Like Courtois, De Bruyne too played his first league game at a tender age, turning out at just 17 years old in the 2008/09 season against Charleroi. Moving from Gent’s youth academy (the winger played with the Buffalos for six years) to Genk’s own setup in 2005, De Bruyne is rightly considered one of the great hopes of Belgian football due to his technical and dribbling abilities combined with pinpoint passing and a powerful shot. The youngster is often deployed on the left flank, though he has often declared it not to be his favoured position. Cutting in from the flank, De Bruyne can often be lethal when shooting with his right foot – against Gent in the playoff phase he scored one of the Jupiler League’s best goals, striking a long range scorcher from close to the corner flag.
“De Bruyne has the same class as Johan Cruyff”, said Vercauteren, lavishing praise on his young talent. “He has the right mentality for the top of football too. However, he still has lots of things to learn. First of all, that football is a team sport.” De Bruyne finished the season with five goals and 13 assists, but more importantly with performances under his belt that have caused scouts across Europe to scribble his name in their notebooks.
Yet while De Bruyne is Genk’s top creator, the magic could not happen without striker Vossen. The Blizen-born hitman found the back of the net 20 times on the club’s way to the title, just behind Club Brugge man Ivan Perisic – with 22 goals – in the scoring charts. And Vossen’s rise came as something of a surprise at the Cristal Arena, with the 22-year-old having scored only 14 goals in the previous four seasons; last year was spent with Cercle Brugge on loan.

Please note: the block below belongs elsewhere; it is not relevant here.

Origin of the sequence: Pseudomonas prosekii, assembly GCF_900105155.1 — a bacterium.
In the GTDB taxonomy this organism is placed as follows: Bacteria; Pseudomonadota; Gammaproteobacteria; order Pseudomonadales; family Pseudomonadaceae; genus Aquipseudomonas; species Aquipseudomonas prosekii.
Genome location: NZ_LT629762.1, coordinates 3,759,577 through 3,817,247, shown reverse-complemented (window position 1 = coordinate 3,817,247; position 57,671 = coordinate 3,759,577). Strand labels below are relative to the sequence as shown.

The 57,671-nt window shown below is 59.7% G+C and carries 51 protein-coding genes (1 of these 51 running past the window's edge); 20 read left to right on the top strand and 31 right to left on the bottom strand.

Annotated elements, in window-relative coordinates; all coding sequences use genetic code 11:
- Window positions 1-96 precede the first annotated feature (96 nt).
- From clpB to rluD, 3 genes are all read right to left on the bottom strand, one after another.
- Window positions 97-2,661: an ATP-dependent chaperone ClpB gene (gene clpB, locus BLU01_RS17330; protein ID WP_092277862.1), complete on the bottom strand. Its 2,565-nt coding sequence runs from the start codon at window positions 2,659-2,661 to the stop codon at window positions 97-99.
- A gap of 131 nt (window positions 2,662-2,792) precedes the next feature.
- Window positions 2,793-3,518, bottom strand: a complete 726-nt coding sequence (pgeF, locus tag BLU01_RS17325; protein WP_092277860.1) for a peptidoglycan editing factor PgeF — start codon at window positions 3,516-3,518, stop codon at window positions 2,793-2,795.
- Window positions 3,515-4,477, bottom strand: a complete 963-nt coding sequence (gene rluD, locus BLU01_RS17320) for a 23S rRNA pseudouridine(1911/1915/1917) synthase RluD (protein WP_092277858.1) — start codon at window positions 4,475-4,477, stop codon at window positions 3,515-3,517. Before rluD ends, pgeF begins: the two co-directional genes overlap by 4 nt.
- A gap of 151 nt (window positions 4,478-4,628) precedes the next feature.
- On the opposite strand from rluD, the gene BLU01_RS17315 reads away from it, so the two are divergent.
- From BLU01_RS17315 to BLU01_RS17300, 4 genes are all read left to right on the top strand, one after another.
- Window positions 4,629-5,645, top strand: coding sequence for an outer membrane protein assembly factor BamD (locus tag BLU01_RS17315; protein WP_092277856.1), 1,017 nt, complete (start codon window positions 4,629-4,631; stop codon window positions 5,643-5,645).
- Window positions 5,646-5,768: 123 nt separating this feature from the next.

It took Vossen just 11 games this season to equal the number he had managed in his entire career. Last December, with 16 goals in 17 games, Vossen even had the second best goal average in all Europe’s leagues, just after Barcelona’s Lionel Messi, before being cruelly sidelined with a knee injury. His recovery time was though quick. “I was absolutely not surprised about that”, said Genk’s doctor Stijn Indeherberge. “I remember once he suffered a bad knee injury, that normally needs six months to recover. He did it in two and a half.” His reputation is such that the Belgian press have begun to label him “Vosserine”, a mixture of his name and the comic book hero Wolverine, a mutant X-Man superhero whose skeleton is composed of indestructible adamantium – a fictional metal alloy.
This is not the first time that Genk coach Vercauteren has played a key role in Vossen’s career. When, between April and October 2009, he was caretaker coach of the Belgian national team, he called up the striker for the Kirin Cup and played him against Chile and Japan respectively; the 54-year-old had always suspected Vossen had the talent.
The transfer market was crucial to Genk’s success too, with all the club’s newcomers (Anthony Vanden Borre, Nadson Ferreira, Kennedy Nwanganga and Liverpool loanee Chris Mavinga) becoming regulars either in the league or playoff phase. Nigerian striker Nwanganga, bought from Finnish outfit Inter Turku, played a vital role in the final game against Standard, scoring the goal that saw Genk proclaimed champions; it was the Flemmish side’s 80th goal in 40 games.
Vercauteren, whose contract has been extended until June 2013, must now spend a summer hoping the vultures do not steal his most prized talents away. It will be a nerve-wracking wait.
Fonte: Inside Futbol